As our understanding of the human memory system broadens and develops, new opportunities arise for improving students’ long-term knowledge retention in the classroom. Written by two experts on the subject, this book explores how scientific models of memory and cognition can inform instructional practices. Six chapters guide readers through the information processing model of memory, working and long-term memory, and Cognitive Load Theory (CLT) before addressing instructional strategies. This accessible, up-to-date volume is designed for any educational psychology or general education course that includes memory in the curriculum and will be indispensable for student researchers and both pre- and in-service teachers alike.
Table of Contents
1. Introduction 2. Information Processing Model of Human Memory 3. Practical Educational Implications from Research on Memory 4. Working Memory, Cognitive Load and Learning 5. Designing Instructional Strategies for Effective Learning 6. Conclusions
Robert Z. Zheng is Professor of Educational Psychology at the University of Utah, USA.
Michael K. Gardner is Professor of Educational Psychology at the University of Utah, USA.
"This book explains the fundamental components of human memory, such that both students and educators can understand and apply the material directly to learning. The text explains not only how memory works, but how we can utilize that information to optimize learning across a broad swath of domains. I look forward to using this book in my own courses in Educational Psychology." – Anne Cook, Ph.D., Professor and Chair of Educational Psychology Department, University of Utah, USA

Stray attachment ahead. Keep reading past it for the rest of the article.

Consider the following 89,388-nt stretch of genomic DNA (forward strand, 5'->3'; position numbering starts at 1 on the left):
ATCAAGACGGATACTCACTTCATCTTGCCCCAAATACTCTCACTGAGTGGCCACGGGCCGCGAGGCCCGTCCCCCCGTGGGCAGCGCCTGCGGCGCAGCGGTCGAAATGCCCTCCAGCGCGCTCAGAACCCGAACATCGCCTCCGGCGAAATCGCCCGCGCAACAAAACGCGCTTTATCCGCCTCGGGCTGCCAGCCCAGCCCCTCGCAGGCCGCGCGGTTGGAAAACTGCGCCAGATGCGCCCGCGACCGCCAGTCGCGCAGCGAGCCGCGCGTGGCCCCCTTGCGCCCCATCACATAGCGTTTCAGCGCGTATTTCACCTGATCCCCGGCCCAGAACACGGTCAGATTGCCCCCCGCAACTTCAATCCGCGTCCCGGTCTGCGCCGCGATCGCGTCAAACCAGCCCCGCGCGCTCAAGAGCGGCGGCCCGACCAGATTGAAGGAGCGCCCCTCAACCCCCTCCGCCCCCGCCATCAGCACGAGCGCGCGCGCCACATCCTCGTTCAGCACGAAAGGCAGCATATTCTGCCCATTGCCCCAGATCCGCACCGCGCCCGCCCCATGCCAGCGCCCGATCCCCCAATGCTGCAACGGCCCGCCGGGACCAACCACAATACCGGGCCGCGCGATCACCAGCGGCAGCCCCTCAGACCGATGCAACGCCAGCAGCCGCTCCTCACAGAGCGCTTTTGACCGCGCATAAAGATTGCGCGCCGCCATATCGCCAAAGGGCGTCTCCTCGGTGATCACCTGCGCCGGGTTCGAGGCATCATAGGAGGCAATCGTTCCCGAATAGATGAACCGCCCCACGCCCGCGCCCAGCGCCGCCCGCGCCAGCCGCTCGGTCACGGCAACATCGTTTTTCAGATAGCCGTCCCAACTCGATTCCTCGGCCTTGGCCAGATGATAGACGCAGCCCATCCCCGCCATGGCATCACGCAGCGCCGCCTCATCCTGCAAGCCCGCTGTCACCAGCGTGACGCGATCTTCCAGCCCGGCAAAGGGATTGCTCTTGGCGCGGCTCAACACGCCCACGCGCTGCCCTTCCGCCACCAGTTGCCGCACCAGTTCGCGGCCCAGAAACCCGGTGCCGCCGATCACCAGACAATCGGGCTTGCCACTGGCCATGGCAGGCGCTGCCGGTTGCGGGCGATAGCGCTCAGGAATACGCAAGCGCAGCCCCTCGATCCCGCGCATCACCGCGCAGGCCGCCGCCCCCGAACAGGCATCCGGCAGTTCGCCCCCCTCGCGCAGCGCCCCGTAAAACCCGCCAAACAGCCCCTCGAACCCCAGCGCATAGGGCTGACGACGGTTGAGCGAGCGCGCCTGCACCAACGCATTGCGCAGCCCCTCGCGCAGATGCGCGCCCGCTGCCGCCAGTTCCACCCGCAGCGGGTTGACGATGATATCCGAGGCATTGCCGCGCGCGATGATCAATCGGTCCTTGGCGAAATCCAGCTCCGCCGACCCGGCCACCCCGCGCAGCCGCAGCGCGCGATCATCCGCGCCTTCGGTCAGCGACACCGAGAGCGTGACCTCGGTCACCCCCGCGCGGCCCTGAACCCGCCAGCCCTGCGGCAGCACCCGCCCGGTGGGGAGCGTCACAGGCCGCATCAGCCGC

"Memory in Education makes a substantial contribution to the educational literature by articulating how theory and research explain and support multiple memory techniques. Among the many useful aspects of this text is the discussion of cognitive load theory. Knowing how to reduce extraneous cognitive load and increase positive, 'germane' cognitive load is especially important in addressing the complex information demands in education today. There is much in this text that can benefit both students and teachers." –Marc M. Sebrechts, Ph.D., Wylma and James Curtin Professor of Psychology, The Catholic University of America, USA